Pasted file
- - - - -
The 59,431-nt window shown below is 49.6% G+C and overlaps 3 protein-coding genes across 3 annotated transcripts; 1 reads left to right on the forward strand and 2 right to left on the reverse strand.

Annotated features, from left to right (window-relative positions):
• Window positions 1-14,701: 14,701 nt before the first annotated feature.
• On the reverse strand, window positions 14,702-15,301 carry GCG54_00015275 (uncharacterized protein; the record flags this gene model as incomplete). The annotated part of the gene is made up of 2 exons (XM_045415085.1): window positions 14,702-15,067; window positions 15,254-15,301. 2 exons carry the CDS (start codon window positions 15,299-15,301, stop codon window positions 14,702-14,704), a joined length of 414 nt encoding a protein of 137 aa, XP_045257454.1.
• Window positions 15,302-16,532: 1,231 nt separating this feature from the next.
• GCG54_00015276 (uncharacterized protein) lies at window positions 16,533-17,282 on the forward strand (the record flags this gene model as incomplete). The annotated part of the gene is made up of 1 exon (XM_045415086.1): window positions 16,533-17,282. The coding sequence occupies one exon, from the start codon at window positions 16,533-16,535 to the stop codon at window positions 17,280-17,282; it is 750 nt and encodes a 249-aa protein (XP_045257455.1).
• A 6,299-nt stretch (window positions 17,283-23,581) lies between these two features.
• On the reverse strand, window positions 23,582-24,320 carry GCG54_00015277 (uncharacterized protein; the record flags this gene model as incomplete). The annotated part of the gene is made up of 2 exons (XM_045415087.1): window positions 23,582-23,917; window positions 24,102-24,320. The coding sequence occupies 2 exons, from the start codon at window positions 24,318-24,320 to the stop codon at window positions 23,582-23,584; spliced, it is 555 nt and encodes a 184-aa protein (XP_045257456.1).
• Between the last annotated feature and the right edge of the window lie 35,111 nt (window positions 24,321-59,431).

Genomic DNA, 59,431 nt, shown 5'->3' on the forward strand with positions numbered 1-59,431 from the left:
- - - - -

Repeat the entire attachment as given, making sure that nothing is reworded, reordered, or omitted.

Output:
The 59,431-nt window shown below is 49.6% G+C and overlaps 3 protein-coding genes across 3 annotated transcripts; 1 reads left to right on the forward strand and 2 right to left on the reverse strand.

Annotated features, from left to right (window-relative positions):
• Window positions 1-14,701: 14,701 nt before the first annotated feature.
• On the reverse strand, window positions 14,702-15,301 carry GCG54_00015275 (uncharacterized protein; the record flags this gene model as incomplete). The annotated part of the gene is made up of 2 exons (XM_045415085.1): window positions 14,702-15,067; window positions 15,254-15,301. 2 exons carry the CDS (start codon window positions 15,299-15,301, stop codon window positions 14,702-14,704), a joined length of 414 nt encoding a protein of 137 aa, XP_045257454.1.
• Window positions 15,302-16,532: 1,231 nt separating this feature from the next.
• GCG54_00015276 (uncharacterized protein) lies at window positions 16,533-17,282 on the forward strand (the record flags this gene model as incomplete). The annotated part of the gene is made up of 1 exon (XM_045415086.1): window positions 16,533-17,282. The coding sequence occupies one exon, from the start codon at window positions 16,533-16,535 to the stop codon at window positions 17,280-17,282; it is 750 nt and encodes a 249-aa protein (XP_045257455.1).
• A 6,299-nt stretch (window positions 17,283-23,581) lies between these two features.
• On the reverse strand, window positions 23,582-24,320 carry GCG54_00015277 (uncharacterized protein; the record flags this gene model as incomplete). The annotated part of the gene is made up of 2 exons (XM_045415087.1): window positions 23,582-23,917; window positions 24,102-24,320. The coding sequence occupies 2 exons, from the start codon at window positions 24,318-24,320 to the stop codon at window positions 23,582-23,584; spliced, it is 555 nt and encodes a 184-aa protein (XP_045257456.1).
• Between the last annotated feature and the right edge of the window lie 35,111 nt (window positions 24,321-59,431).

Genomic DNA, 59,431 nt, shown 5'->3' on the forward strand with positions numbered 1-59,431 from the left: